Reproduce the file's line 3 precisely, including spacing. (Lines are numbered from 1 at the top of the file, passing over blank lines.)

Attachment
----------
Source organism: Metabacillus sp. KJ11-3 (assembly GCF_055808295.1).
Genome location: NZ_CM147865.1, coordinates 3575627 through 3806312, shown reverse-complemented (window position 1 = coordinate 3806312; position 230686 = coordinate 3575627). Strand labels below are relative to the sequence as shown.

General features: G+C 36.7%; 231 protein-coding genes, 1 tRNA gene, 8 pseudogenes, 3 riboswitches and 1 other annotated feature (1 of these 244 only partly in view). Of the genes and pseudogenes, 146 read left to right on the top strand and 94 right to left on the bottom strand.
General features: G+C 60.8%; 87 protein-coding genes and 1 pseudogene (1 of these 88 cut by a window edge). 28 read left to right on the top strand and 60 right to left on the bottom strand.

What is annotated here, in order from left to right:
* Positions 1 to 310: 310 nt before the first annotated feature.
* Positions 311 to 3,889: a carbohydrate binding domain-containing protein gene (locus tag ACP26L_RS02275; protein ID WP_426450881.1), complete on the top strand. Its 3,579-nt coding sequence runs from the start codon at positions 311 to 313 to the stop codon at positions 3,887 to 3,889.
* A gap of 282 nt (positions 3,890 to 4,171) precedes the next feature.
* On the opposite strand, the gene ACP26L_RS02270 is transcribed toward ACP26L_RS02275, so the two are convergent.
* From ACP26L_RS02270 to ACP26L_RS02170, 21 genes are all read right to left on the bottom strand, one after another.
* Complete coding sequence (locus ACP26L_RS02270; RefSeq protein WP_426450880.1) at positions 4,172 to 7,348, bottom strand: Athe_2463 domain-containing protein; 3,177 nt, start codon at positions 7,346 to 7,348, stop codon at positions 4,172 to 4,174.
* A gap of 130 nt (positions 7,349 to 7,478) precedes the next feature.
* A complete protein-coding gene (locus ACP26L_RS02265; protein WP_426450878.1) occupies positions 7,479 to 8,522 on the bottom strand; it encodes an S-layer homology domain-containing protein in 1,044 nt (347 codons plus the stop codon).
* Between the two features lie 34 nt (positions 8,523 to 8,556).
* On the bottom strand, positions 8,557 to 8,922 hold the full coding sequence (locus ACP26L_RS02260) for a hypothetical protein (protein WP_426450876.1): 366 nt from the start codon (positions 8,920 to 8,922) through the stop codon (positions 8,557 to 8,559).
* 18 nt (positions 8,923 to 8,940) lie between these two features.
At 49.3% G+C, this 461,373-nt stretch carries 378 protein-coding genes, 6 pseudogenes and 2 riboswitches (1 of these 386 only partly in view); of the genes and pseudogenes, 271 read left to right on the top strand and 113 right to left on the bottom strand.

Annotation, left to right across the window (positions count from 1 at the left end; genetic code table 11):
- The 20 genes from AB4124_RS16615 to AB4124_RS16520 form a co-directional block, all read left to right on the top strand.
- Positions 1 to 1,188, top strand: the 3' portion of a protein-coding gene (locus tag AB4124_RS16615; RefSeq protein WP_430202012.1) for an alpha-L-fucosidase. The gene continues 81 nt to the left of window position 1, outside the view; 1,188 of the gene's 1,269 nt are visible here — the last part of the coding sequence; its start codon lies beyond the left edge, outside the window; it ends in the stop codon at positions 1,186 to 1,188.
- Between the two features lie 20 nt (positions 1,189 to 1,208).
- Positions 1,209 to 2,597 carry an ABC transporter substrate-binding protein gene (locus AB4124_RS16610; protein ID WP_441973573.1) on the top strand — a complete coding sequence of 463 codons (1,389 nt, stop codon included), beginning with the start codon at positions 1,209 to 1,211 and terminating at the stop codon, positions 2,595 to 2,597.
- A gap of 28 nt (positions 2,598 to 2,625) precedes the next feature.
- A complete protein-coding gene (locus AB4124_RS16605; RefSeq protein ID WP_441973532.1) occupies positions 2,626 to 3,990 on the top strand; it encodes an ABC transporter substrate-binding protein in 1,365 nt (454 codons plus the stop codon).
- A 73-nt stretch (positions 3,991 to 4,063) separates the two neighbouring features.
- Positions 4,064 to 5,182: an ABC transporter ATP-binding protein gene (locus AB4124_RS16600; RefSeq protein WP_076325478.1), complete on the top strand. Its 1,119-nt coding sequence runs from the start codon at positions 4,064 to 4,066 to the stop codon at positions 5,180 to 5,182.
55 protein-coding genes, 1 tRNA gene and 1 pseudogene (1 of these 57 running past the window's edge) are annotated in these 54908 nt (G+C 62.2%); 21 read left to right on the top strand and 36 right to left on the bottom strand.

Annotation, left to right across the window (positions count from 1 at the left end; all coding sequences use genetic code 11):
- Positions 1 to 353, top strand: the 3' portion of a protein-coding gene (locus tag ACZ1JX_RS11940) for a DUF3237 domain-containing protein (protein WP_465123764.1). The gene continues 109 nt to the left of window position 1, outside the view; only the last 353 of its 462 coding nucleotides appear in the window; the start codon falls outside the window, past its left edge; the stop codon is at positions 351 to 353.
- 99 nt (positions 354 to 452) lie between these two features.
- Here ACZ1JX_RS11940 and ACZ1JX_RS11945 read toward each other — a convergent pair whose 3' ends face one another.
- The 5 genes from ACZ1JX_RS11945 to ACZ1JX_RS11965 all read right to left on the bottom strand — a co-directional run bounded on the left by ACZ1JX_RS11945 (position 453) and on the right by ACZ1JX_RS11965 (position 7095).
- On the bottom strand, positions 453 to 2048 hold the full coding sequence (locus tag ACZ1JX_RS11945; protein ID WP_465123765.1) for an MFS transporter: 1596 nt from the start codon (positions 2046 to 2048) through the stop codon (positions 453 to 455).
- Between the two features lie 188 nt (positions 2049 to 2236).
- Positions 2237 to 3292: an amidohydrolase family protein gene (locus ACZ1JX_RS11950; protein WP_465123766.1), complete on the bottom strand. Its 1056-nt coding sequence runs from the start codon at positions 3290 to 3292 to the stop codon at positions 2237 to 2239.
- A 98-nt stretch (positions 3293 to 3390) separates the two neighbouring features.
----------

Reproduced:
General features: G+C 36.7%; 231 protein-coding genes, 1 tRNA gene, 8 pseudogenes, 3 riboswitches and 1 other annotated feature (1 of these 244 only partly in view). Of the genes and pseudogenes, 146 read left to right on the top strand and 94 right to left on the bottom strand.